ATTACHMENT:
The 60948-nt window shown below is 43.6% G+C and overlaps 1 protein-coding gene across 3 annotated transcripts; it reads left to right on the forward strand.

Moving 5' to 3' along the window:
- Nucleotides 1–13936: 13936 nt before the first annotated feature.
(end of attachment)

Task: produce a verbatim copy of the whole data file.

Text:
The 60948-nt window shown below is 43.6% G+C and overlaps 1 protein-coding gene across 3 annotated transcripts; it reads left to right on the forward strand.

Moving 5' to 3' along the window:
- Nucleotides 1–13936: 13936 nt before the first annotated feature.